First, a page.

Ash more comfortable. A lot has been made over the last year about sophomore quarterback David Ash, his personality, and how that impacts his leadership ability. He said this fall that leading is leading his team into the endzone, which he's been doing, and it seems like that is helping him feel more comfortable interacting with his teammates.
Senior tight end DJ Grant on Ash and the changes with him:
David has impressed me a whole lot. He is coming along real well. He is growing up out there. I can see it. His leadership is coming in. He is talking more. He is more verbal. He is more comfortable with us, and we even joke around. I can just see that back there he feels more comfortable. I always tell myself that if we protect David like we need to, he will do his job and get it done.
Like a lot of things, it seems like there is a positive feedback loop going on with Ash -- he has some success, which aids his confidence, which makes him more comfortable, which helps him achieve more success.
Now he just has to sustain it against better teams, though there don't seem to be any front-to-back top-20 defenses in the Big 12 this season.
The Tanks confirms emphasis on fundamentals. There was a long discussion in the comment section of the post today about the Texas defense, the issues it is having, and what can be done to fix them. On Wednesday, sophomore defensive tackle Tank Jackson confirmed that the Longhorns are going back to the basics this week:
We're working the tackling circuit. We work on our tackling, the right fits, how to take better angles. That's what we've been working on.
Jackson also revealed how and when he picked up his nickname:
Yes, my mom gave me that name when I was three years old. I used to just run around at full speed, and she just started calling me "Tank" and the name just stuck when I started playing football.
With his squatty build and leverage, it's not hard to see how Jackson kept the nickname.
Monroe running like he's got something to lose. Entering the season, pushed by freshman Daje Johnson, senior speed back DJ Monroe was faced with a choice -- go gently into the dark night or fight for carries.
A more physical mentality has aided him:
I am the smallest person in the RB [running backs] room. I got a little bit stronger. A lot of guys see me as a shifty person. They say, "He is going to try and juke so we'll go down and hit his ankles." Now I just lower my shoulder.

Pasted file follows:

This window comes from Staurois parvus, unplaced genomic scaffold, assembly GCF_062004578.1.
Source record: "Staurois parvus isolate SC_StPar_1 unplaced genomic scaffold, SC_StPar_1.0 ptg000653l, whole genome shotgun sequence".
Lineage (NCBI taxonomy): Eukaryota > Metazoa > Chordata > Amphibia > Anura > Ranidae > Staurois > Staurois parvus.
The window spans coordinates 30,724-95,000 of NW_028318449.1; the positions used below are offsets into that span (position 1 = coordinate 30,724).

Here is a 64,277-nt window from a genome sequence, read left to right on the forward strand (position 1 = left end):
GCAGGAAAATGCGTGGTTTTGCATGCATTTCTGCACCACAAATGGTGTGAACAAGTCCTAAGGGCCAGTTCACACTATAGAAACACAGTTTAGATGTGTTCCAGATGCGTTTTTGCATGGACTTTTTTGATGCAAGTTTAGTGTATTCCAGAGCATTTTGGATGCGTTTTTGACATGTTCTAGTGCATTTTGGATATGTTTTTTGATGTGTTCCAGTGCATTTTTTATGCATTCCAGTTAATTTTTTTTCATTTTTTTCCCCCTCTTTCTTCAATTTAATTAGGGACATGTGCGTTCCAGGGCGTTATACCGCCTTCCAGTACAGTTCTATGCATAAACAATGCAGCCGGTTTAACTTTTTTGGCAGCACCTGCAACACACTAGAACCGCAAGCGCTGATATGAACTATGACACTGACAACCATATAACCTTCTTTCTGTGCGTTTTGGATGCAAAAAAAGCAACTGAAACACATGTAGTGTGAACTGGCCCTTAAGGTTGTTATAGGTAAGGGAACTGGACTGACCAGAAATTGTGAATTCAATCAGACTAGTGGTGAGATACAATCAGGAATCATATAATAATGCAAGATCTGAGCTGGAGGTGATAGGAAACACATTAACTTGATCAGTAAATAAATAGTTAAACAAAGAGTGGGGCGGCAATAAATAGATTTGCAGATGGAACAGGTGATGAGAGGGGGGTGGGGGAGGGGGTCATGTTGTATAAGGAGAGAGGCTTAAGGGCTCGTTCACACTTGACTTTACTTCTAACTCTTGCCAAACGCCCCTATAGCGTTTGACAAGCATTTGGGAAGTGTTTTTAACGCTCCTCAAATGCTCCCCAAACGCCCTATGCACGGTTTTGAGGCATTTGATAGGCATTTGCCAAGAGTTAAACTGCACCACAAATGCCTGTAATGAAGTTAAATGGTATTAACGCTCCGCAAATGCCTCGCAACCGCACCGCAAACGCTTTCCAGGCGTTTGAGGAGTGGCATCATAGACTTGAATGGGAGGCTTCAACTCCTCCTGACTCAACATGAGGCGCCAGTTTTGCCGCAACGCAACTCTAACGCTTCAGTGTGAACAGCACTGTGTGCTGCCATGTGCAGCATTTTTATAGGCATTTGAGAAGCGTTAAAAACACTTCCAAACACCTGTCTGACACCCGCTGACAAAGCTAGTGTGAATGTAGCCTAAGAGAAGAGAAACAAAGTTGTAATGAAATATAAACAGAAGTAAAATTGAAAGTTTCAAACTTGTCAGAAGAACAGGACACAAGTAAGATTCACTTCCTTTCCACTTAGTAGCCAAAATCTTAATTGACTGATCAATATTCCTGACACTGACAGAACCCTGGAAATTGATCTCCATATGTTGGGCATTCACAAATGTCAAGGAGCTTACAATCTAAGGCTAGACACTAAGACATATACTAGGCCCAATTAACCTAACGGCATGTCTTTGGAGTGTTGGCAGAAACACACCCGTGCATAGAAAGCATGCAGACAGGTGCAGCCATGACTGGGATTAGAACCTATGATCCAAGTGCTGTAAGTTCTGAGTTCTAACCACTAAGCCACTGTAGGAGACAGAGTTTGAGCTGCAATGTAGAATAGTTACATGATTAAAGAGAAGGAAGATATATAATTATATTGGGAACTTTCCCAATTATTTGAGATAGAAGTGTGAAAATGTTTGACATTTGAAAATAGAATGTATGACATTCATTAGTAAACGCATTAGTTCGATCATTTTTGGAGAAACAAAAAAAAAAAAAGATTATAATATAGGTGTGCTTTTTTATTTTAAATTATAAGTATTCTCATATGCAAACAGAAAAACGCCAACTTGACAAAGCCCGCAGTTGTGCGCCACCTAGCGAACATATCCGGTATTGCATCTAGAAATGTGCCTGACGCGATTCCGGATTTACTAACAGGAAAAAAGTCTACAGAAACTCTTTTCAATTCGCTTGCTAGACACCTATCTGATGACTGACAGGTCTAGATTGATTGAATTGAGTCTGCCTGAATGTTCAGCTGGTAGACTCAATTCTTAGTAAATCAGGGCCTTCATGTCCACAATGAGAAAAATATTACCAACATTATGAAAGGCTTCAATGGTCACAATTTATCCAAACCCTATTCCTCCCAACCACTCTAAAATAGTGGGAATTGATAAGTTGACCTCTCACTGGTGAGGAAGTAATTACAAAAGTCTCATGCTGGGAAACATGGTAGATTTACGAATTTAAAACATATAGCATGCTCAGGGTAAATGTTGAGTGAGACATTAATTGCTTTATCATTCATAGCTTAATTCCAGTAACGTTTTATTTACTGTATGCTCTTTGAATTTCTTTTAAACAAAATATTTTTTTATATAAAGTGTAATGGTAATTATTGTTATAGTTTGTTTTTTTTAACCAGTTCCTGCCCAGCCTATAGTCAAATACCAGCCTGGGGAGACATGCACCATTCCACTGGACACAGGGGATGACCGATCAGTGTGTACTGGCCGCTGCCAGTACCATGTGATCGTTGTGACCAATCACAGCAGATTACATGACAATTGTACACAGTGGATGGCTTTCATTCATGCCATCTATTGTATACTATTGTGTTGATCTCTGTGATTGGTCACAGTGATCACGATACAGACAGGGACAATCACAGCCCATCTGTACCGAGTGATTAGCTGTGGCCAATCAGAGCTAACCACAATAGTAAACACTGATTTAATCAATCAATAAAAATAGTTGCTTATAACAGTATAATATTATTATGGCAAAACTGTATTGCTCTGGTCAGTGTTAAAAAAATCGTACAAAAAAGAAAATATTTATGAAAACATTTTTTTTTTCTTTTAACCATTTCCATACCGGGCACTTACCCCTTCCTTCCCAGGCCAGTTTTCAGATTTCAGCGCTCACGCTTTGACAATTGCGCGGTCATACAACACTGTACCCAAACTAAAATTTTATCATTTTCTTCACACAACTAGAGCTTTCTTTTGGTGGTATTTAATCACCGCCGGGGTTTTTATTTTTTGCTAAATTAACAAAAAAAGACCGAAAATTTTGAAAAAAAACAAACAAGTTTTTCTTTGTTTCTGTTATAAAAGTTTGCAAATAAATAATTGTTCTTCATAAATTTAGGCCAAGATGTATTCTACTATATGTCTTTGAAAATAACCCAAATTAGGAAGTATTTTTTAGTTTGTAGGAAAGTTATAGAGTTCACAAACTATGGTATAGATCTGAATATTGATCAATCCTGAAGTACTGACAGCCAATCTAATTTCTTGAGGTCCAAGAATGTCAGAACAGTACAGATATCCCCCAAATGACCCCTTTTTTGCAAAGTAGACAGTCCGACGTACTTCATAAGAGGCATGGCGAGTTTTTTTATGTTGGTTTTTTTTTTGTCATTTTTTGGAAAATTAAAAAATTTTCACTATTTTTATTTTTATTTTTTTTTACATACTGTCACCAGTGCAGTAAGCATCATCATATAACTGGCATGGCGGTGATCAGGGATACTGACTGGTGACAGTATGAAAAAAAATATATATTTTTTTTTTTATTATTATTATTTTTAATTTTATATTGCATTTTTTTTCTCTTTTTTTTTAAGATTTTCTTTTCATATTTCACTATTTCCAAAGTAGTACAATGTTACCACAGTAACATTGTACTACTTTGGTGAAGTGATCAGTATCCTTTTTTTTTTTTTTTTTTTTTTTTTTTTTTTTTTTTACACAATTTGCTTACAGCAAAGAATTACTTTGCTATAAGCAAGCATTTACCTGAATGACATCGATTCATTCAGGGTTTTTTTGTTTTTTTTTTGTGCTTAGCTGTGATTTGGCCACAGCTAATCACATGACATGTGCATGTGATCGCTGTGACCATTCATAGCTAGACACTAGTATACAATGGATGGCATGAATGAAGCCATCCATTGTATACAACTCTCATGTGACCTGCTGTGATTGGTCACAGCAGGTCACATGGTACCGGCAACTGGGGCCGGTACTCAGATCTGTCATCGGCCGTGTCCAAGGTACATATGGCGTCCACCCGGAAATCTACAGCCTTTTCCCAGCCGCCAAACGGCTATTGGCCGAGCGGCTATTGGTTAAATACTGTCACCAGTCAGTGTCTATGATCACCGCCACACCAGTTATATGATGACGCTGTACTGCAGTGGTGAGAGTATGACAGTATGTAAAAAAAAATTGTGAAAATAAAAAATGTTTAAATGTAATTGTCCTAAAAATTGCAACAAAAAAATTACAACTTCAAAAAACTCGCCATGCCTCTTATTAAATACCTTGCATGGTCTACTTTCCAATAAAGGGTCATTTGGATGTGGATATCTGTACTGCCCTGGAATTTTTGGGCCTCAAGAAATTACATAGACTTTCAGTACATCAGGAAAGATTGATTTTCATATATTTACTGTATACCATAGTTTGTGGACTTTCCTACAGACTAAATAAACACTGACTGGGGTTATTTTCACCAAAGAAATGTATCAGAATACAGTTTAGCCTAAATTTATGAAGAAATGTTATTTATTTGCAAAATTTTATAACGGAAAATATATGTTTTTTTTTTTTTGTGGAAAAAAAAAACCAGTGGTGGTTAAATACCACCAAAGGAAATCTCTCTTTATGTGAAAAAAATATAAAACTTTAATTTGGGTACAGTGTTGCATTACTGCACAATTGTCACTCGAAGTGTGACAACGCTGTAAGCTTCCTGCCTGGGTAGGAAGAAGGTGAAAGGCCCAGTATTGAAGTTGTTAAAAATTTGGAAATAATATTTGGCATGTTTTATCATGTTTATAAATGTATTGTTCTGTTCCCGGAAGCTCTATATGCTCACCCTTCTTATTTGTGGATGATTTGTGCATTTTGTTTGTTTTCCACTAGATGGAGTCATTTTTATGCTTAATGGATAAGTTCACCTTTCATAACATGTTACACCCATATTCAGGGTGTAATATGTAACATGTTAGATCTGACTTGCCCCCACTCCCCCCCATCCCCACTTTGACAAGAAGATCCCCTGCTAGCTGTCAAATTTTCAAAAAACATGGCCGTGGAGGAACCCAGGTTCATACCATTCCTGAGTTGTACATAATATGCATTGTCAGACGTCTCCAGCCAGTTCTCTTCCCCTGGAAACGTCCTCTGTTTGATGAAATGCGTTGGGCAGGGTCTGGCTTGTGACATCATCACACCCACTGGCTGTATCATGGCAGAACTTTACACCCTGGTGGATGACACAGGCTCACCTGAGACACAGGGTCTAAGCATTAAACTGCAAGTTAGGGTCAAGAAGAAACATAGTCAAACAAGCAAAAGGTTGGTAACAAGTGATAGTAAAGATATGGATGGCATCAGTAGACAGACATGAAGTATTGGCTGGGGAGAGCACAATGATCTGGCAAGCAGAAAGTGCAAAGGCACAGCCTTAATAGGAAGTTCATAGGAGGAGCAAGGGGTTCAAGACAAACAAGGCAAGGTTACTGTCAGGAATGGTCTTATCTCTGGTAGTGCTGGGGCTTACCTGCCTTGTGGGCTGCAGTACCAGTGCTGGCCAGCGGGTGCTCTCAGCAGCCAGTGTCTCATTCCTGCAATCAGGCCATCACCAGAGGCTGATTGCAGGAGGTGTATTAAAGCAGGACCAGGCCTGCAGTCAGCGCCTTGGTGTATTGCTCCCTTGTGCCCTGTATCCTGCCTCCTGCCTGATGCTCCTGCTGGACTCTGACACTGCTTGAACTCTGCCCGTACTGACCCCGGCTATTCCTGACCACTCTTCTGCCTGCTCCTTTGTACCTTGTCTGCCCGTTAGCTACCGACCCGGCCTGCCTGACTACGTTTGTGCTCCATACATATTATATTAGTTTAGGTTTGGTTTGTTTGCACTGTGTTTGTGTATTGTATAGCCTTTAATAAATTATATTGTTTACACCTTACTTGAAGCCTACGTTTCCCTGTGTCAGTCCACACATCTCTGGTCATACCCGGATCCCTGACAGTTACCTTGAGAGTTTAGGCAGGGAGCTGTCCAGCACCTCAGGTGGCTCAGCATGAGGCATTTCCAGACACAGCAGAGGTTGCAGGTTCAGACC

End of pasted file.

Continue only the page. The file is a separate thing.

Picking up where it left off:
Actually, it started back during the summer, according to the Angleton product:
I wasn't strong enough to do it [earlier], but now with [strength and conditioning head coach] Bennie [Wylie] when we worked out during the summer we hit it hard every day - right at noon for the hottest part of the day. We would go outside and run and then come in and hit the weights. The best time to do it to get stronger and faster is when your body is broken down and tired. This summer was a real big summer for me and the RB's and the rest of the team. We all just came in focused and wanted to get stronger and faster. We wanted to let everyone know that we weren't intimidated by an 8-5 season. We are going to come back stronger.
Dropping another "word" is probably pushing the boundaries of supposed commentary, right? Well, whatever -- word.
Actually, here's some commentary -- the increased physicality of Monroe is showing on the field, as well as his new-found strength. He's already scored more touchdowns this season with three than he did in his entire career entering his final season on the 40 Acres. The touchdowns have been coming in the redzone as well, where Texas struggled in 2010 and 2011, so the scores have had even greater value in the big picture of things than just six points in games the Longhorns were expected to dominate.
The only carry he had against Ole Miss went for a touchdown, but Monroe has showed some maturity as well, something the whole team has managed, in his opinion:
No one is being selfish right now, and I think that is what [Head] Coach [Mack] Brown loves about the team. This is not a selfish team, and we do not have any conflicts. It is not about me, but about the team and how we are developing right now. It is not about me and how many carries I get, but if there is a "W" on the board at the end of the day.
The depth at running back is such that any malcontents on the team could quickly destroy chemistry, especially in that room. So far, it hasn't happened, and based on all the reports coming out of the program, it doesn't seem likely.
And that's a far cry from the 2010 squad.
Bennie Wylie bringing it. Strength and conditioning coach Bennie Wylie has already left his mark on the program in less than two years on the job. Senior running back Jeremy Hills said it's because Wylie legitimately cares, and brings an intensity that rubs off on the team:
Every single day. Every single day. We come in Sunday after the game, you'd think we lost. It's every single day with Bennie.
That's one thing you can appreciate about him. You know it's genuine. He's not faking. If you're faking, sooner or later you're going to break. With him, it's every single day, the same thing. That's one thing we appreciate about him and we're starting to get that same attitude. That's the attitude we need if we're going to win them all and that's what we're here to do is win them all.
The attitude of winning every game has been missing for a period of time that most of y'all who have gotten to this point in this post could probably guess. After all, that 5-7 season happened that almost can't be mentioned now without seeming like a dirty word. Maybe it should just be declared a dirty word and banned? Done and done?